An adult’s attention span is only twenty minutes long. Even then, most of us must learn tricks along the way, so we can focus our concentration for longer. For teenagers and school children things are even harder! This guide will help you to boost your child’s concentration.
If your child can’t concentrate, it is often a symptom of another problem. For example, are they having trouble concentrating because they are too tired?
You can help by ensuring that your child has had an adequate night’s sleep; has a nutritious, healthy diet and by helping them to be stress-free and eager to learn.
Tiredness accounts for a lot of problems. It’s a bad idea to drive if you haven’t had enough sleep, so make sure that your child doesn’t drive their brain without rest, either. Sleep helps with brain function, memory and concentration – all essential for learning.
Some sleep facts:
So do try to limit technology usage before bed.
Exercise also helps to keep the brain healthy and active. Getting oxygen into the lungs, through the bloodstream and feeding the brain, helps memory and understanding – vital for the school day!
Children need a healthy, nutritious and well-balanced diet. This provides essential fuel for the brain to function. Fruit, vegetables, complex carbohydrates, vitamin and mineral-laden protein foods like oily fish are valuable.
However, eating a heavy meal requires more energy to be directed to the stomach for digestion. This steals brain fuel, which can lead to afternoon sluggishness. So, eating light, regular meals is best.
Sometimes, a food sensitivity can lead to ‘fuzzy’ thinking, tiredness, or affect Attention Deficit Hyperactivity Disorder (ADHD).
Notice if common foods affect your child’s ability to concentrate.
Food additives, or even commonplace items like bread and sugar, can affect concentration.
Since our bodies are 60% water, your child needs to drink water – which aids concentration.
Upsets and changes in circumstances; problems at home, at school, or with friends can cause children to lose focus in class.
If they are anxious, their ‘fight, flight, or freeze’ instincts set in – and learning becomes impossible. They can’t retain information.
Sometimes low self-esteem can cause children to feel anxious. If a child feels they can’t do something, they may either panic – which makes learning impossible – or lose interest.
Your child might be going through something you don’t know about. Encourage them to talk to you about any problems.
Try to establish a positive relationship with their teacher/s. Schoolwork could cause them stress, too, making it hard to concentrate.
Is their schoolwork too hard for them? Or too easy?
Children often become distracted…
Talk to your child / teachers about any areas they’re having difficulty with.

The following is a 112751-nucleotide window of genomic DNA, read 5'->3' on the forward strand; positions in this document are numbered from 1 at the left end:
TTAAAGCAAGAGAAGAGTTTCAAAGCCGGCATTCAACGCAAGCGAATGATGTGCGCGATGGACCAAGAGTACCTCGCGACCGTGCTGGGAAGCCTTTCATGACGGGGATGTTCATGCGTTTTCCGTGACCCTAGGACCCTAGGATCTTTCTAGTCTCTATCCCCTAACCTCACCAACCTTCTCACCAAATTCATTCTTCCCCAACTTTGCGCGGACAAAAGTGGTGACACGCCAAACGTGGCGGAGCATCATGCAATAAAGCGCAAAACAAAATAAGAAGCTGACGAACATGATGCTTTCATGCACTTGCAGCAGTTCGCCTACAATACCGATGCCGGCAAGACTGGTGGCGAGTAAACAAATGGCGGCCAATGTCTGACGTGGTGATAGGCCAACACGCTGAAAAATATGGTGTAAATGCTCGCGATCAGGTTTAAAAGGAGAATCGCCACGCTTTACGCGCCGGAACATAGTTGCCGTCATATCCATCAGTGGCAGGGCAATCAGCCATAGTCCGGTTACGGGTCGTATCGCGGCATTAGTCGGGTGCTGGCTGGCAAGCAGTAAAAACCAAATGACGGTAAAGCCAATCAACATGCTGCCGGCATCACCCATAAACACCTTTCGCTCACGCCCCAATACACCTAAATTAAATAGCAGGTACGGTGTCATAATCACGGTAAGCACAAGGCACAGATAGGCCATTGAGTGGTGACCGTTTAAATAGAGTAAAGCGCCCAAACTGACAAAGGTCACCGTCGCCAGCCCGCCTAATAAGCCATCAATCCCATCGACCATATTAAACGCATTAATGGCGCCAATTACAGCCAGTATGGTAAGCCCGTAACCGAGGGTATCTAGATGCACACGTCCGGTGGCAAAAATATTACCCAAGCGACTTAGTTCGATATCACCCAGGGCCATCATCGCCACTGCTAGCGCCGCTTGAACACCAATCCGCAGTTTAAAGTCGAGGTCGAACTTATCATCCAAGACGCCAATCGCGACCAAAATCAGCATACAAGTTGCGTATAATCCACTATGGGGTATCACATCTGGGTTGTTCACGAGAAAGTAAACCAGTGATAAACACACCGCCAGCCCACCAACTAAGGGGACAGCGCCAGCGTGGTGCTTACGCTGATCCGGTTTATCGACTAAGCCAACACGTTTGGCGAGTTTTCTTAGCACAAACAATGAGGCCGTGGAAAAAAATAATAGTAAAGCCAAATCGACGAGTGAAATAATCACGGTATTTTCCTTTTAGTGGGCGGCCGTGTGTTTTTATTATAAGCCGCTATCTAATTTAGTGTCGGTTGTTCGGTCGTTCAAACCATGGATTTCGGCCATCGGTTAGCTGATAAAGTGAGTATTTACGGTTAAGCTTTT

If they find the work too easy, speak to the teacher about setting them more challenging work.
Your child’s beliefs affect the way they learn, how they perceive their own intelligence, and how resilient they are to failure.
Some children have a ‘fixed mindset’ – believing that their intelligence level is fixed and cannot be changed. They may think themselves ‘bad at Maths,’ or ‘just average’ or ‘not clever’. Such beliefs block progress.
Help your child to develop a ‘growth mindset’. Intelligence grows with practice. Teach children that through determination and hard work they can achieve anything. More information and guidance is available on the BBC website.
Help your child to find the best way to maintain their focus. If they can engage and interact with what they are learning, they are better able to take in information.
You might need to explain your child’s strategy to teachers if they want to do these in class… but suggest that they try the following:
Make sure your child knows that distractions, talking in class or bad behaviour won’t be tolerated. Praise your child for good behaviour or positive achievements.
Some children spend a lot of time on social media. Even in 2012, 75% of children aged 10 and 91% of children aged 12 had a mobile phone. Limit their use and ensure they are not sneaking mobile phones or tablets into class, especially if school policy is against it.
Sometimes, an inability to concentrate is caused by a learning disability.
Children with ADHD (Attention Deficit Hyperactivity Disorder) can struggle to focus at school. If you suspect this could be the reason, talk to the SENCO (Special Educational Needs Co-ordinator) at school, or your GP.
When children enjoy what they are doing, their focus and concentration is high and they take an active interest. Give your child plenty of opportunities to try new activities and expose them to different ways of working. Encourage them to set achievable goals to work towards.